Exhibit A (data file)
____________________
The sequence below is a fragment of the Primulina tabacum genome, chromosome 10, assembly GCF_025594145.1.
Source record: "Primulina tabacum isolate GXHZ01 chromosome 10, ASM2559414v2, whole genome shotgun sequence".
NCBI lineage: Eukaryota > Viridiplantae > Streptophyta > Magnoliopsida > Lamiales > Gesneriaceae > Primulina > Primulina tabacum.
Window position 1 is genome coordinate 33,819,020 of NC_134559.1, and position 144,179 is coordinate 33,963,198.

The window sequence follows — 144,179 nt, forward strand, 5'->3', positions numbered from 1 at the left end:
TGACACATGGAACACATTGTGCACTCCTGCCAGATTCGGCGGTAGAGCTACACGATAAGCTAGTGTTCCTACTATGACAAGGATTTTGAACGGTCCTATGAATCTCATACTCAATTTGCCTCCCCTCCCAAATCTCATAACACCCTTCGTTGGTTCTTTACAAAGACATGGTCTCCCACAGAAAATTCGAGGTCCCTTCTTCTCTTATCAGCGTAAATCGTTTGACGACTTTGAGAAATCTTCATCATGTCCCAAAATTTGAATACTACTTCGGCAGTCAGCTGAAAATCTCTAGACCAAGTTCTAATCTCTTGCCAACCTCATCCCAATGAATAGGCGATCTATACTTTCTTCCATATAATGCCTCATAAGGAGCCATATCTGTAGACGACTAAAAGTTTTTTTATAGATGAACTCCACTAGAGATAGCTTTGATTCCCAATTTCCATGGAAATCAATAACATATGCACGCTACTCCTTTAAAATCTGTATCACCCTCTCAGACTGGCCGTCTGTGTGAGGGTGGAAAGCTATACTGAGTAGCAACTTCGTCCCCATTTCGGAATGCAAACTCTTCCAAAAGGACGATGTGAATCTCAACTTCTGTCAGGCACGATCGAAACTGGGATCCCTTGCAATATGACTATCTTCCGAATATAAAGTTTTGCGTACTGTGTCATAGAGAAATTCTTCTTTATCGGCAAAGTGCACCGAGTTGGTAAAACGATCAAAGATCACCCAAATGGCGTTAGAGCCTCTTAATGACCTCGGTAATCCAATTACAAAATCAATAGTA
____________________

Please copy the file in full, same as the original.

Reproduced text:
The sequence below is a fragment of the Primulina tabacum genome, chromosome 10, assembly GCF_025594145.1.
Source record: "Primulina tabacum isolate GXHZ01 chromosome 10, ASM2559414v2, whole genome shotgun sequence".
NCBI lineage: Eukaryota > Viridiplantae > Streptophyta > Magnoliopsida > Lamiales > Gesneriaceae > Primulina > Primulina tabacum.
Window position 1 is genome coordinate 33,819,020 of NC_134559.1, and position 144,179 is coordinate 33,963,198.

The window sequence follows — 144,179 nt, forward strand, 5'->3', positions numbered from 1 at the left end:
TGACACATGGAACACATTGTGCACTCCTGCCAGATTCGGCGGTAGAGCTACACGATAAGCTAGTGTTCCTACTATGACAAGGATTTTGAACGGTCCTATGAATCTCATACTCAATTTGCCTCCCCTCCCAAATCTCATAACACCCTTCGTTGGTTCTTTACAAAGACATGGTCTCCCACAGAAAATTCGAGGTCCCTTCTTCTCTTATCAGCGTAAATCGTTTGACGACTTTGAGAAATCTTCATCATGTCCCAAAATTTGAATACTACTTCGGCAGTCAGCTGAAAATCTCTAGACCAAGTTCTAATCTCTTGCCAACCTCATCCCAATGAATAGGCGATCTATACTTTCTTCCATATAATGCCTCATAAGGAGCCATATCTGTAGACGACTAAAAGTTTTTTTATAGATGAACTCCACTAGAGATAGCTTTGATTCCCAATTTCCATGGAAATCAATAACATATGCACGCTACTCCTTTAAAATCTGTATCACCCTCTCAGACTGGCCGTCTGTGTGAGGGTGGAAAGCTATACTGAGTAGCAACTTCGTCCCCATTTCGGAATGCAAACTCTTCCAAAAGGACGATGTGAATCTCAACTTCTGTCAGGCACGATCGAAACTGGGATCCCTTGCAATATGACTATCTTCCGAATATAAAGTTTTGCGTACTGTGTCATAGAGAAATTCTTCTTTATCGGCAAAGTGCACCGAGTTGGTAAAACGATCAAAGATCACCCAAATGGCGTTAGAGCCTCTTAATGACCTCGGTAATCCAATTACAAAATCAATAGTA